Perfect Peach Pie with Lattice Crust

peach pie with lattice crust on ZoeBakes. Photo by Zoe Francois

When the peach season is a good one, and this year it is spectacular, it is best to keep peach pie simple. There is nothing more beautiful than a perfectly ripe, juicy, smooth, sweet peach, so don’t fuss it all up with too much extra stuff. This perfect peach pie with lattice crust is really just peaches, a touch of booze, which is optional and some raw sugar (use brown sugar if you don’t stock raw). The trick is binding the peaches enough to keep them together in a neat slice, without adding so much starch that is gets gloppy. This is an art, rather than a science (that’s only partially true), because each batch of peaches produces a different amount of juice. I tend to go on the under-bound edge of the spectrum, so keep that in mind when you are making your filling.

If you happen to get your hands on a bunch of peaches and you want to make more than one pie, you can make the pie, freeze it and bake it later in the summer or even save it (if you have a really good freezer) for chillier weather, when you are desperate to remember the taste of summer.

You can watch me make this perfect peach pie with lattice crust and I give more details on freezing a pie in my instagram videos.

peach pie with lattice crust on ZoeBakes. Photo by Zoe Francois

peach pie with lattice crust on ZoeBakes. Photo by Zoe Francois

Perfect Peach Pie with Lattice Crust

1 recipe pie dough

8 ripe peaches, peeled, pitted and sliced (you can watch me peel the peach in my instagram video) – I also made this pie using a combination of peaches and apricots. I used 7 peaches and 5 apricots, since they are so small, otherwise the process is exactly the same. 

1/2 cup raw sugar

1/4 cup whiskey, bourbon or rum (if you don’t want to use alcohol, you can substitute 2 tablespoons lemon juice)

Pinch salt

4-5 tablespoons cornstarch

Egg wash

Sugar for sprinkling

Prepare pie dough

To make the filling:

Put the peaches, sugar, whiskey, and salt in a big bowl and let them sit for at least 30 minutes, but longer is better. This releases the juices from the peaches. Strain the peaches and mix the juices with the cornstarch. In a saucepan, cook the cornstarch mixture until it is thick and translucent. Add the thickened juices back to the peaches in a large bowl.

Roll out the pie dough and put it in a 9 Inch Pie Dish. Fill with peaches and create the lattice top. You will find a video on the lattice pie crust on my instagram videos.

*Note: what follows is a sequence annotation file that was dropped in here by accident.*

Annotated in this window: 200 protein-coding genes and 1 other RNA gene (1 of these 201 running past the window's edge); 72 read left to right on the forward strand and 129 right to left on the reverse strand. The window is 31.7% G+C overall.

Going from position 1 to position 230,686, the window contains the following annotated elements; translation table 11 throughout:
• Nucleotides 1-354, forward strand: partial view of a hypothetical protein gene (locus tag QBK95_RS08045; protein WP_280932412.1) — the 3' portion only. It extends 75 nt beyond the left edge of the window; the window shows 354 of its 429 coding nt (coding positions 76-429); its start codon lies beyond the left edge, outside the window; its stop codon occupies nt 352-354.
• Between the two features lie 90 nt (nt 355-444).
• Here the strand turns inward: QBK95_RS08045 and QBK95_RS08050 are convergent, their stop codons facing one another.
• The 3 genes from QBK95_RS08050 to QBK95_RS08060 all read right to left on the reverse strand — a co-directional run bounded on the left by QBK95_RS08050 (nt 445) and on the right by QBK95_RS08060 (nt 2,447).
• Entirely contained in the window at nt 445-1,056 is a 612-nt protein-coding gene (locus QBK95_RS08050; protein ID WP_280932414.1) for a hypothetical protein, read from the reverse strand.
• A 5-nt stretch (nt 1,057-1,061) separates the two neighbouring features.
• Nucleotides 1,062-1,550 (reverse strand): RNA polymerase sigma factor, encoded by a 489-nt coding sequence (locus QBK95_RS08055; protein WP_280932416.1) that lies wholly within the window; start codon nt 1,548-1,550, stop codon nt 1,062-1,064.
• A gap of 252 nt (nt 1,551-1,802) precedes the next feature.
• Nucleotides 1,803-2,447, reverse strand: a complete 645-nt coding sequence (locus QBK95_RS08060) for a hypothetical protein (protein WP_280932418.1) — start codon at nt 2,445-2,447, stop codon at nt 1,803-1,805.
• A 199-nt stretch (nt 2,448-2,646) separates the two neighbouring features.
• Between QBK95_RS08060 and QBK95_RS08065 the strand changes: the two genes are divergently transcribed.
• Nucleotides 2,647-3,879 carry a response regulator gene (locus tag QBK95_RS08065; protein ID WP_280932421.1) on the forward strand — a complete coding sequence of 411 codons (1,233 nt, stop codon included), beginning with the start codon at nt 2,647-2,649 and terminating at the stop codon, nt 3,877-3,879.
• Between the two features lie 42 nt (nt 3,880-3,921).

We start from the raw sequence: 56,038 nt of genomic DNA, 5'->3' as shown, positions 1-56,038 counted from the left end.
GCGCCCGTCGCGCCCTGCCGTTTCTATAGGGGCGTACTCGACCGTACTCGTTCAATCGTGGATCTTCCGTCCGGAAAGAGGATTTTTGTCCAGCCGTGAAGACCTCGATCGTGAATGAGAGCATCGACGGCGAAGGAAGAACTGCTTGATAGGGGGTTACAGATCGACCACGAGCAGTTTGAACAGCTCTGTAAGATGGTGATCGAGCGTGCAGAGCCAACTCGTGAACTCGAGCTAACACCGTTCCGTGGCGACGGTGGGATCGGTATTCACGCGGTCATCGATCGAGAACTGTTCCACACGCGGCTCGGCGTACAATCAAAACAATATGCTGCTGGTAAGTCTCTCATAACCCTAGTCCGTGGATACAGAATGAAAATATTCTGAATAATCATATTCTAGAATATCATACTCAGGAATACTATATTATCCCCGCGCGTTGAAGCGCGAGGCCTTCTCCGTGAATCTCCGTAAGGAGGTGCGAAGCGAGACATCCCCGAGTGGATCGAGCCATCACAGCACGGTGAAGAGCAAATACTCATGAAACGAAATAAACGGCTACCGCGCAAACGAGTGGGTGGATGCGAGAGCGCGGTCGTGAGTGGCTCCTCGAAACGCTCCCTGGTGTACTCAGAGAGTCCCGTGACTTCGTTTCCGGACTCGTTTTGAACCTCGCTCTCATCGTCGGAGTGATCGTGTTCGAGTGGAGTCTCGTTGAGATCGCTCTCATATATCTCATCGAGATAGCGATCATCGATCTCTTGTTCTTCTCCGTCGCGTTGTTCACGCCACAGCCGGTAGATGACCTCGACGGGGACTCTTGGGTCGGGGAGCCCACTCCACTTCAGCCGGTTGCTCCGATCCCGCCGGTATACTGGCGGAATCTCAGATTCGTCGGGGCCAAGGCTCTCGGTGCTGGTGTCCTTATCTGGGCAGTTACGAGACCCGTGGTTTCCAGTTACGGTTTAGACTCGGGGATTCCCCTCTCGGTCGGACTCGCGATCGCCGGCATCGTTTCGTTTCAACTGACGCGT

To freeze the pie:

Place it in the freezer until completely chilled, then wrap well in plastic and return to freezer until ready to bake.

To bake the pie:

Preheat oven to 425°F

Brush top of pie with egg wash and sprinkle with sugar.

Bake on a baking sheet (in case the juices runneth over). If the pie was frozen, it goes into the oven frozen, don’t defrost, it will just take much longer to bake and you will probably need to tent the crust, see my instagram video).

After 30 minutes, drop the temperature to 350 and continue baking until the filling is bubbling and clear. This can take anywhere from 45 additional minutes to 1 1/2 hours (if it was frozen) and you may need to tent the edge of the pie if it starts to brown before the middle is done.

Cool completely before slicing or the filling will be sloppy; tasty, but sloppy.

Ice cream is not a must, but a strong suggestion!

My Apricot Peach Pie for breakfast with a cup of coffee.

13 thoughts to “Perfect Peach Pie with Lattice Crust”

  1. This is the most beautiful pie I have ever seen. It is literally perfection! And I come from a pie-making family, so I am not new:o) Kudos!

  2. This pie looks wonderful! I am planning on making it this weekend. One quick question, is there any concern with putting a ceramic dish that has been in the freezer right into a 425 degree oven? I was taught to be careful with extreme temperature differences like this, but it seems like it might be ok here? I also have an EH pie dish.

    Thank you!

  3. Looks stunning! Would you always recommend cooking the juices with cornstarch first? I’m planning to make a rhubarb pie and a cherry pie next week and was wondering if that would make sense for those as well…

    1. Hi Lisa,

      If you have fruit that produces lots of juice (like berries or super ripe stone fruit), it is often helpful to bind them before baking.

      Thanks, Zoë

  4. Well, it took me all day, and I need lots more practice to get the butter cut in just right (my butter chunks were too large and I had to knead them in by hand before re-rolling), but the pie was beautiful and really delicious. Even with all the handling, the crust was still tender, which surprised me. This will be my go-to pie recipe!!

    1. Very delicious pie filling! I was worried bourbon would overpower but it didn’t. It was just right. Definitely a keeper!

  5. I made this pie and it was the most delicious peach pie I’ve ever tasted. Cooking the juices with cornstarch really held the filling together and gave it so much flavor.

    I did notice that the pie crust expanded a lot. I’ve never had that happen before. Any thoughts on what I could have done wrong? Still came out great but maybe not as pretty as I was hoping.

    1. Hi Emery,

      So glad you enjoyed the pie!

      If you have large pieces of butter in the dough, they create steam and expand the dough. This makes the dough super flaky, but it does mean that it may not keep the shape quite as much. If you want to make sure the crust keeps it’s shape you’ll want to work the butter into the dough a little more, but it won’t be as flaky.

      Enjoy, Zoë

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